The “Accidental” Energy Manager

Erin Fitzgerald

A career as an energy manager almost didn’t happen for Paul Kuck. You see, Paul received his degree in fine arts from the University of Oregon in 2000 and thought that he wanted to be a computer animator. However, as he learned more about the industry and got his hands “slightly wet,” he realized that the industry didn’t really appeal to him. He wanted to have more passion for his job, and he wanted his career to have a positive social benefit.

Paul_KuckWho would have thought that the many years of working in the restaurant industry would eventually lead him to his current career as an energy manager? From the time Paul was 16 years old, he has worked in restaurants, holding a variety of positions―host, waiter, cook and manager—eventually transitioning to the operations side of the industry as a project manager opening and remodeling restaurants. Through this role, he quickly learned that there was a lack of information on how restaurants could be more energy efficient. Frustrated, he did his own research to help guide his efforts and eventually developed a website to share what he learned. Paul became an industry expert on the subject, and in 2009 started doing contract work for Ecova working with its restaurant clients. In 2010, he was hired as a permanent employee and began supporting the company’s many restaurant clients full-time.

As an energy manager for Ecova, Paul continues his quest to make the restaurant industry more energy efficient. He spends much of his day conducting energy audits for clients, looking at those “low hanging fruit” opportunities, as well as longer term projects, such as capital improvements. In a restaurant, lighting, refrigerators, HVAC systems, and fryers are all fair game for Paul―he leaves no stone left unturned. Paul also works to identify “outliers,” those sites with the highest use of energy, and then makes recommendations to help the site perform better. “I really like getting a chance to talk to general managers and district managers, whether it’s during an audit or when I’m working with them because their site has been identified as an outlier. They are typically dubious of me at first, but once they realize I’ve worked in the business and understand what’s going on at their restaurant, they open up and we can start indentifying efficiency opportunities, troubleshooting equipment, or giving them some suggestions on operations or equipment maintenance.”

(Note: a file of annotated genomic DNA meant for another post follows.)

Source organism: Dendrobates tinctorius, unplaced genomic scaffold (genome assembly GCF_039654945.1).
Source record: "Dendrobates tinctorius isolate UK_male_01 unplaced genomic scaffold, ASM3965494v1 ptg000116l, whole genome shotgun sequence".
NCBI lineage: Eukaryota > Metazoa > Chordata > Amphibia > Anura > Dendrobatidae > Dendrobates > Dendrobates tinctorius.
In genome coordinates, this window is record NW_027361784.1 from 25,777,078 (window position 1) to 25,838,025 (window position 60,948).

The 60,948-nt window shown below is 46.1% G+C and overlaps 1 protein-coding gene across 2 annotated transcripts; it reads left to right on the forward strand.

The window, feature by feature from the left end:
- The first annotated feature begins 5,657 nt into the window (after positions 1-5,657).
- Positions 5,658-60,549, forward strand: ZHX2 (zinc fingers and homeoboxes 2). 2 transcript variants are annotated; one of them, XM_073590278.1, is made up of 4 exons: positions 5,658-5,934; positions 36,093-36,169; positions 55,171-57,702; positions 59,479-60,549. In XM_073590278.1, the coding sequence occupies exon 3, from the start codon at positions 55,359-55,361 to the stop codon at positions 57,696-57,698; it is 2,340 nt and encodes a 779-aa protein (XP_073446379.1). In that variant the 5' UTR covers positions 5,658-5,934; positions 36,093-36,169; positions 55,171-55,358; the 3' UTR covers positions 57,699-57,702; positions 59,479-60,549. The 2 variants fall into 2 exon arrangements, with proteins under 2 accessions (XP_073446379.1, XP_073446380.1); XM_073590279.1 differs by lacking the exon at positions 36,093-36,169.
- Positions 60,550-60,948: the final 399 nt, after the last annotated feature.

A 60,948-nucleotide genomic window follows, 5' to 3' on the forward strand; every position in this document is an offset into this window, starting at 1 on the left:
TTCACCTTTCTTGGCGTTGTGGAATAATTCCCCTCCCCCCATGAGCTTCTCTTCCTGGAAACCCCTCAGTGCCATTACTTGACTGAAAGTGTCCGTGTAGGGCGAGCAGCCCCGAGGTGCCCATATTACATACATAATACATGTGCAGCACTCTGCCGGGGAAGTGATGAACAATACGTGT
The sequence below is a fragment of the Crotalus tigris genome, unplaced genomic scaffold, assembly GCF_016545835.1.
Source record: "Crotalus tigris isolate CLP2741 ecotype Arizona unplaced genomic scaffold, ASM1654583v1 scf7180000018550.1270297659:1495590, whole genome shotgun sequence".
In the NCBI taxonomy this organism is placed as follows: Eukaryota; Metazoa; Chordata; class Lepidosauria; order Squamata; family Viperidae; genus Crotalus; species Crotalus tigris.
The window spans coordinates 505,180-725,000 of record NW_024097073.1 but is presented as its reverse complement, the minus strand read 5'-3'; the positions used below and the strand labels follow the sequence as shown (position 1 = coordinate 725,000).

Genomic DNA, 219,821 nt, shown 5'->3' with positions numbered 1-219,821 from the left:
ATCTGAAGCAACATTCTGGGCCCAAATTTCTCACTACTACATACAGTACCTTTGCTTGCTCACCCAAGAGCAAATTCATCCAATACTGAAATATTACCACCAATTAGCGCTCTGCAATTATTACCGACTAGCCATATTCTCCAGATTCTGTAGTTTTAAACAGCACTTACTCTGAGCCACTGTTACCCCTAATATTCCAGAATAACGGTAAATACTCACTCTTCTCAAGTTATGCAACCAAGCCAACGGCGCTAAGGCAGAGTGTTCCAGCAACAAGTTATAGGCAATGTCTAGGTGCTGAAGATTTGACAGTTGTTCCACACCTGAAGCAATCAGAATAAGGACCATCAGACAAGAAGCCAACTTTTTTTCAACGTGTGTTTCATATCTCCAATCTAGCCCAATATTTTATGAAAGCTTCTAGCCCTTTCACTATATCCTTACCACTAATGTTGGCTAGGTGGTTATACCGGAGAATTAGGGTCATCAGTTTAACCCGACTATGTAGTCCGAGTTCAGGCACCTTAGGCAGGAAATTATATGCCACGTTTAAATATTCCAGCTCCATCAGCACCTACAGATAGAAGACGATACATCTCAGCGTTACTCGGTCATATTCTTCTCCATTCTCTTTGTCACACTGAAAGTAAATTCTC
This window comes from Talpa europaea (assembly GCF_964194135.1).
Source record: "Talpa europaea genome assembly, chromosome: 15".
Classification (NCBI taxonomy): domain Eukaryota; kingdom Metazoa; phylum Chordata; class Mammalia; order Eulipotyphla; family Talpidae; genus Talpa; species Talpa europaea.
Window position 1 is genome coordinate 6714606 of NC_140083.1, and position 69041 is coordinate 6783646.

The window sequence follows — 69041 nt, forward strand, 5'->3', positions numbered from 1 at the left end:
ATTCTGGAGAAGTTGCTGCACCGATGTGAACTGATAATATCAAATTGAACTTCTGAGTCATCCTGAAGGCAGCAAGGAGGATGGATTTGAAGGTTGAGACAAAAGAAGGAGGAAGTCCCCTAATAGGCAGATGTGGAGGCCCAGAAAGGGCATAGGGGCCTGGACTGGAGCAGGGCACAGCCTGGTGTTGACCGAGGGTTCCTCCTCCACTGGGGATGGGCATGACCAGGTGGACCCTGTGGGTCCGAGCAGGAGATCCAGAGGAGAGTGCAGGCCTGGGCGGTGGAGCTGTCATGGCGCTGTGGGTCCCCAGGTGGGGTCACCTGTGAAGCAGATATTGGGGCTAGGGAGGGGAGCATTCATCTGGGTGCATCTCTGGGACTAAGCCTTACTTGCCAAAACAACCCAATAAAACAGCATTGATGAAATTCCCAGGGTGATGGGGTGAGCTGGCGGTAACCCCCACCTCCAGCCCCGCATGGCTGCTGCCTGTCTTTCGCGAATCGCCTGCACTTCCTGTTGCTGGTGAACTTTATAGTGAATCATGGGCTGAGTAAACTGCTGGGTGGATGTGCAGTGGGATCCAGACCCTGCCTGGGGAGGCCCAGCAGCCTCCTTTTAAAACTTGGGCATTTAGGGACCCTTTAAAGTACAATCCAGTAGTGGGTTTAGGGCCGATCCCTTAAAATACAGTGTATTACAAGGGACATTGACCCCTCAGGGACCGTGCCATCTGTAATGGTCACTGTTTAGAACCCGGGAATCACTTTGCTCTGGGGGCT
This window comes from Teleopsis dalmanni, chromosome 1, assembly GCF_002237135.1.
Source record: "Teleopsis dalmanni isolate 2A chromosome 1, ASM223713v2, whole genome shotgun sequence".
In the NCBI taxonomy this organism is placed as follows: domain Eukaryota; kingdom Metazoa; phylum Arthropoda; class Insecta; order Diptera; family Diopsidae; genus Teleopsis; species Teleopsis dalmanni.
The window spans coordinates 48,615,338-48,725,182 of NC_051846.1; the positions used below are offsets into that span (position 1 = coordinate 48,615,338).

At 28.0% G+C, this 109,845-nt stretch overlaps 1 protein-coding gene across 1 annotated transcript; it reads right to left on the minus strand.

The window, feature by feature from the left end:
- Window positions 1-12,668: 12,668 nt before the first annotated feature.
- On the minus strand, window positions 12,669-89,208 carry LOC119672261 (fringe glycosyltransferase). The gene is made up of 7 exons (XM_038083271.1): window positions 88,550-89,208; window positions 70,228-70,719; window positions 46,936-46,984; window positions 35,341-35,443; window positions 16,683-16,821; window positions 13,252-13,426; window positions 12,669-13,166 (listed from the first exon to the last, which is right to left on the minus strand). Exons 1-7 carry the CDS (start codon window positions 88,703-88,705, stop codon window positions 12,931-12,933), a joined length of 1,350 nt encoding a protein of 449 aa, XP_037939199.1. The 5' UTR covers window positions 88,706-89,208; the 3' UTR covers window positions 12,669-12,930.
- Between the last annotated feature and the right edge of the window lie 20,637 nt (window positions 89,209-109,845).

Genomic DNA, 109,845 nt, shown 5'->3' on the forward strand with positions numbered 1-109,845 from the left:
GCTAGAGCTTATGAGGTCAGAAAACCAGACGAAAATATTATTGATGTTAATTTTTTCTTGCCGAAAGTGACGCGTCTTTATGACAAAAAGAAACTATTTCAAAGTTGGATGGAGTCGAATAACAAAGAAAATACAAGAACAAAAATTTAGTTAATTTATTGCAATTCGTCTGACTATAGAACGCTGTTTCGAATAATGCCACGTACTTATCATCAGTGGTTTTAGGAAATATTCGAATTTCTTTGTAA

With such variety in his role as an energy manager, I asked Paul what he liked best about his job. His answer was not really that surprising. “The fact that I continue to work in an industry that inspires and motivates me after all these years is rewarding―an added bonus is that I get to escape the day-to-day stresses that often are associated with working in a restaurant.” He went on to say that he’s seen a positive shift within the industry and has been a part of some great success stories. For example, his work with Shari’s helped identify an opportunity with its dipper wells (those things in which they keep the scooper at ice cream shops) that reduced water consumption by 40 percent and natural gas usage by 20 percent at pilot sites. Shari’s will install the equipment that drove the savings in all of its sites over the next couple of years and expects similar results across the board.

“The variety of projects keeps my job fresh and getting the opportunity to work with clients to reduce their energy consumption, which has both financial and environmental benefits, keeps me going.” Given that many of Paul’s clients have multiple sites across the country, his role does have its challenges. Rolling out companywide changes—such as lighting across many sites—can be hard, as it involves working in different states, as well as with different management teams and utilities. “These can be some of the tougher types of projects to manage.”

As a veteran of the restaurant industry, I was curious to learn what trends Paul is seeing. He was happy to report that the industry is recognizing energy management as a part of doing business, a controllable cost. The future seems bright for the industry. Paul foresees a continued focus on companies looking for both financial and environmental savings as increased attention is given to recycling and composting.

Now, every time I walk into a restaurant I’ll wonder if Paul had something to do with making it more energy efficient. And that’s the story of a how a “would be” computer animator became an Ecova energy manager.

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